In August of 1759, Burman published ‘Specimen botanicum de Geraniis’. This work contained descriptions of several new Pelargonium species, but again under the name Geranium.
The Spanish botanist, Cavanilles (1745–1804) published ‘Monodephiae classis dissertationes decem’ in 1787, which saw 71 Pelargonium species described and illustrated. Cavanilles divided the then genus Geranium in 2 separate groups consisting of zygomorphic (bilaterally symmetrical) and actinomorphic (radially symmetrical) flowers. All the pelargoniums were placed in the group with zygomorphic flowers. This group was then further divided according to leaf-characters.
French magistrate and botanist, Charles-Louis L’Heritier de Brutelle (1746–1800), is credited with using the name Pelargonium first, and, although his manuscript was unpublished, he is considered by many as the author of this genus. A.P. Candolle managed to acquire the unfinished manuscript of L’Heritier, ‘Compendium generalogium’, dated 1789, after his passing. This manuscript featured descriptions of 89 species of Pelargonium (one of which was P. gibbosum), which were literally the same as descriptions used in the 1789 publication of Aiton’s Hortus kewensis (1st edition).
The Swedish botanist and explorer Carl Peter Thunberg (1743–1828) and often regarded as the father of South African Botany, produced his ‘Prodromus plantarum capensium’ (1794–1800) through extensive knowledge acquired on several collecting trips. All species of Geraniaceae were captured in volume one in 1794. Thunberg placed all species of Pelargonium under the name Geranium.
Robert Sweet (1783–1835), a British horticulturist, published 5 volumes between 1820–1830. His publications distinguished between the 5 genera of the tribe Geranieae. Several sections within the genus Pelargonium, such as Jenkinsonia, Hoarea and Campylia were raised to genus level by Sweet.
The Swedish professor of Botany, Augustin Pyramus de Candolle (1778–1841), divided Pelargonium into 12 sections in volume 1 of his ‘Prodromus systematis naturalis regni vegetabilis’. Short descriptions of 369 species and natural hybrids appeared in this 1824 publication.
Christian Friederich Ecklon (1795–1868) and Karl Ludwig Zeyher (1799–1858) were German botanists who not only spent several years collecting in South Africa, but together published ‘Enumeratio plantarum Africae Australis’. The part containing Geraniaeae was published in 1835. Several new species of Pelargonium were described in this publication which saw the various sections elevated to generic level. Most of these species later proved to be synonyms with existing ones.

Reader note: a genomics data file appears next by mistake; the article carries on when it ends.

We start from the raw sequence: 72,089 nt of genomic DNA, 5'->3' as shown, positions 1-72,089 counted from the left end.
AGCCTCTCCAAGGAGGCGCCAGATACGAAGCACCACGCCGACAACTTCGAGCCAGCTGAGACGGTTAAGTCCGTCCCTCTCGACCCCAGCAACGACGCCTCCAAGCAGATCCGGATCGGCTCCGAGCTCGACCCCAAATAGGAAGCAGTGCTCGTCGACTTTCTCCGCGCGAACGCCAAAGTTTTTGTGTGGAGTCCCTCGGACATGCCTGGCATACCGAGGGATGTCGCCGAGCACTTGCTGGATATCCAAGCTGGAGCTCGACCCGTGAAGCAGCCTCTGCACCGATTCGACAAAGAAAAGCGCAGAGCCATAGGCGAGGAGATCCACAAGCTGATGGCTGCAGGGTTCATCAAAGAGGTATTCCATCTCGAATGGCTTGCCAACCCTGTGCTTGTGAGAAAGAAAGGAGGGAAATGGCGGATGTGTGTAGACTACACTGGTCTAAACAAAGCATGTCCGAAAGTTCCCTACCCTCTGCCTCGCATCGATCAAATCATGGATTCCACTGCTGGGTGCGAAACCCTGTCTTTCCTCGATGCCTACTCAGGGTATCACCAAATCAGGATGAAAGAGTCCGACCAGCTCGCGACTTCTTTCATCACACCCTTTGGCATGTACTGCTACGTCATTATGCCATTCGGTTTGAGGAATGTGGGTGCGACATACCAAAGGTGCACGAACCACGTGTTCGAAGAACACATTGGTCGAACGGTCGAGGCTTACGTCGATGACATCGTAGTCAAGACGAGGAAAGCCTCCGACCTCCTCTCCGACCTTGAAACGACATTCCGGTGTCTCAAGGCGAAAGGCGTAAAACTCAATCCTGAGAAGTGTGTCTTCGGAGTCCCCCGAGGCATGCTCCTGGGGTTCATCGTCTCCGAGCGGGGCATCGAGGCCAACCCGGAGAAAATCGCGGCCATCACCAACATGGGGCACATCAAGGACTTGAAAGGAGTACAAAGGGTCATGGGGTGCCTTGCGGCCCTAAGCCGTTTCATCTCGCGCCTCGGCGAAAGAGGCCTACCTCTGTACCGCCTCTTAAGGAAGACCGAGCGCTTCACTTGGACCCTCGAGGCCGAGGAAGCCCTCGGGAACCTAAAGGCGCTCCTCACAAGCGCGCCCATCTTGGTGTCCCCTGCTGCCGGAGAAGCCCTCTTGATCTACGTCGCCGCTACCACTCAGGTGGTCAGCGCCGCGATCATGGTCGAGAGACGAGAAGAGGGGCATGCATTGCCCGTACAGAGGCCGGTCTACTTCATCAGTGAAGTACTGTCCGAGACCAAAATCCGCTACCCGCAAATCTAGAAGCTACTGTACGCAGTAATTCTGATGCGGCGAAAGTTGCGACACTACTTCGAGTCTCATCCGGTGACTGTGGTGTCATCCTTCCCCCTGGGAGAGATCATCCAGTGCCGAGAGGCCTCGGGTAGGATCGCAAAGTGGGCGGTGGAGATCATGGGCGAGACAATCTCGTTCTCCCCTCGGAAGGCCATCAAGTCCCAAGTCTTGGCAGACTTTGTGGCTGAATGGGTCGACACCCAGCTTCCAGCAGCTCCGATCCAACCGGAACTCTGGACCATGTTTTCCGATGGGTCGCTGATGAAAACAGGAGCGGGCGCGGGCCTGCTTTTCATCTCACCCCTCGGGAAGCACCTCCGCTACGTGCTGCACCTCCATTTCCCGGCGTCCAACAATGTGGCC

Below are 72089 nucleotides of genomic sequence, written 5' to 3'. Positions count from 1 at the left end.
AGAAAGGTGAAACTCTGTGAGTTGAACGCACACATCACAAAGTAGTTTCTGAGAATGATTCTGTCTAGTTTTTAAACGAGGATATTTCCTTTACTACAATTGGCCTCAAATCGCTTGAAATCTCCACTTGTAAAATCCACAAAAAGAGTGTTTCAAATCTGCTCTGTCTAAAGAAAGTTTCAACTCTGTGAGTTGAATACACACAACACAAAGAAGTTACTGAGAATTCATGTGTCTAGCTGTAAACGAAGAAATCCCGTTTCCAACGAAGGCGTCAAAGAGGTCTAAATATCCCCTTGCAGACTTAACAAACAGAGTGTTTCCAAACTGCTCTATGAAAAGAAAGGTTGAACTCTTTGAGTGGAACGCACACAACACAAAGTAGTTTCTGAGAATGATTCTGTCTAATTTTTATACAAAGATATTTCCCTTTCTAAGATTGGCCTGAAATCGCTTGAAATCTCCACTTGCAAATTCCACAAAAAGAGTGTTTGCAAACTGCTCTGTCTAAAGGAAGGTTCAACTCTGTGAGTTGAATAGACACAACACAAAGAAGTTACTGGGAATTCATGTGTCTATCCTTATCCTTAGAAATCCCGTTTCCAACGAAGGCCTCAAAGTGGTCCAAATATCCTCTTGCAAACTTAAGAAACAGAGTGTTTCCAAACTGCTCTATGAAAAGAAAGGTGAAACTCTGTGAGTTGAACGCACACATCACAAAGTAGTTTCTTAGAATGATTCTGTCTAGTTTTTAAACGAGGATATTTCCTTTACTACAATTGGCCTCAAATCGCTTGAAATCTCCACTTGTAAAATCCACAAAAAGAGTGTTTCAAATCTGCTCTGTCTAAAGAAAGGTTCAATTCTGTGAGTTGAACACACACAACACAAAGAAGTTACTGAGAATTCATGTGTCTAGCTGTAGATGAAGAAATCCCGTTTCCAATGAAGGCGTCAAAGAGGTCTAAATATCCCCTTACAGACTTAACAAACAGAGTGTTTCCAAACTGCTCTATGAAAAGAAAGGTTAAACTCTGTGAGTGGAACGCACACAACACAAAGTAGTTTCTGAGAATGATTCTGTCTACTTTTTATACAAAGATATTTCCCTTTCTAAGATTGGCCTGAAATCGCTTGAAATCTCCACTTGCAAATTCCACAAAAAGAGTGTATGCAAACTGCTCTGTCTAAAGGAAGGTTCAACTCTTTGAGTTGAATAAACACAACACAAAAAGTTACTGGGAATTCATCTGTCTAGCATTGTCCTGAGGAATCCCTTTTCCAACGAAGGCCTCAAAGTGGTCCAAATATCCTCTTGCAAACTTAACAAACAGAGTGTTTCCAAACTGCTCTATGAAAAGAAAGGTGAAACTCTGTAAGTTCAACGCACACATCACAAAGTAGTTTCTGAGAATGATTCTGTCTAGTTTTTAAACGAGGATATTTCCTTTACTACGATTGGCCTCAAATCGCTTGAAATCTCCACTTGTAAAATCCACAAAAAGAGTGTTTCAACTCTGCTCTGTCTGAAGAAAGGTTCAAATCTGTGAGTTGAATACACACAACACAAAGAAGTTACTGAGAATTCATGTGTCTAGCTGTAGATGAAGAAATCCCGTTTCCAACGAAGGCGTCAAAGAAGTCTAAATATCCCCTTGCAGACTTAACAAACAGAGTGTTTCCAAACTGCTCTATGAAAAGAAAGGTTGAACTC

William Henry Harvey (1811–1866), an Irish botanist and traveler who was also Colonial Treasurer at the Cape (1835-1842), published ‘Flora capensis’ in 1860 with O.W. Sonder. All work on Pelargonium on 163 natural species, including the division of the group into 15 sections, was performed by Harvey. Diagnostic features of each section were done according to habit, flower and leaf characteristics.
Reinhardt Knuth (1874–1957), a German professor of Botany in Berlin, published extensively on Geraniaceae in Engler’s ‘Das Pflanzenreich’ in 1912. Knuth divided Geraniaceae into 5 tribes, namely Wendtieae, Diracmeae, Geranieae, Vivianeae and Biebersteinieae. Five genera, Monsonia, Sarcacaulon, Geranium, Erodium and Pelargonium constituted the tribe Geraniaceae. Knuth not only acknowledged the 15 sections like Harvey did, but more species were added to the sections, and very importantly he also provided identification keys of the sections and it species.
Gouty pelargoniums have night-scented flowers with a pleasant fragrance escaping from the flowers after sunset. Although it cannot be said with certainty that this phenomenon is to attract potential pollinators, it is very likely to be the case, and suggests that the pollinator is a flying insect with a long proboscis that is active at dusk, dawn or at night, such as a moth.
In the genus Pelargonium the seed or mericarp has a feathered, tail-like structure that is coiled in a spiral arrangement. This tail causes the seed to twist around in the wind and as it does so, it drills itself into the soil. This gives the seed a better chance of germination and ultimately of survival.